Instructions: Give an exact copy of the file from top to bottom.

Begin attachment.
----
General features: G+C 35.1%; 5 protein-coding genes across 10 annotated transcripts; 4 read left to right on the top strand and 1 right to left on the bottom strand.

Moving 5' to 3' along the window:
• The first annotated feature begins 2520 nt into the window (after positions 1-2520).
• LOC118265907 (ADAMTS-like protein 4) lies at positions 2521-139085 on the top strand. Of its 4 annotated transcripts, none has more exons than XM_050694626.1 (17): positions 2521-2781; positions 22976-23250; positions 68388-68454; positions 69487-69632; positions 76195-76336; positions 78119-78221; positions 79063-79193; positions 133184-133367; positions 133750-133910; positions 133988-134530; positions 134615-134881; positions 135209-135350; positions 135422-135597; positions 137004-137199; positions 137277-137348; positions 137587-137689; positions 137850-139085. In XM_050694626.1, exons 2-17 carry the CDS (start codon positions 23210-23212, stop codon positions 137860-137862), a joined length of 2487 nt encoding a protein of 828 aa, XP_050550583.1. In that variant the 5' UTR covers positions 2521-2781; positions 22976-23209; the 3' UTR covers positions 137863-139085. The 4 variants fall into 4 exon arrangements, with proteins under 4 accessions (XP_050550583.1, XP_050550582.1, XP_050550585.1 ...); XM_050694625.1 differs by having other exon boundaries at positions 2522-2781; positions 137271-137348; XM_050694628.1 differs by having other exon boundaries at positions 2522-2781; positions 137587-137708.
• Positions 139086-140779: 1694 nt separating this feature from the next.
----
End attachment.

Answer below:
General features: G+C 35.1%; 5 protein-coding genes across 10 annotated transcripts; 4 read left to right on the top strand and 1 right to left on the bottom strand.

Moving 5' to 3' along the window:
• The first annotated feature begins 2520 nt into the window (after positions 1-2520).
• LOC118265907 (ADAMTS-like protein 4) lies at positions 2521-139085 on the top strand. Of its 4 annotated transcripts, none has more exons than XM_050694626.1 (17): positions 2521-2781; positions 22976-23250; positions 68388-68454; positions 69487-69632; positions 76195-76336; positions 78119-78221; positions 79063-79193; positions 133184-133367; positions 133750-133910; positions 133988-134530; positions 134615-134881; positions 135209-135350; positions 135422-135597; positions 137004-137199; positions 137277-137348; positions 137587-137689; positions 137850-139085. In XM_050694626.1, exons 2-17 carry the CDS (start codon positions 23210-23212, stop codon positions 137860-137862), a joined length of 2487 nt encoding a protein of 828 aa, XP_050550583.1. In that variant the 5' UTR covers positions 2521-2781; positions 22976-23209; the 3' UTR covers positions 137863-139085. The 4 variants fall into 4 exon arrangements, with proteins under 4 accessions (XP_050550583.1, XP_050550582.1, XP_050550585.1 ...); XM_050694625.1 differs by having other exon boundaries at positions 2522-2781; positions 137271-137348; XM_050694628.1 differs by having other exon boundaries at positions 2522-2781; positions 137587-137708.
• Positions 139086-140779: 1694 nt separating this feature from the next.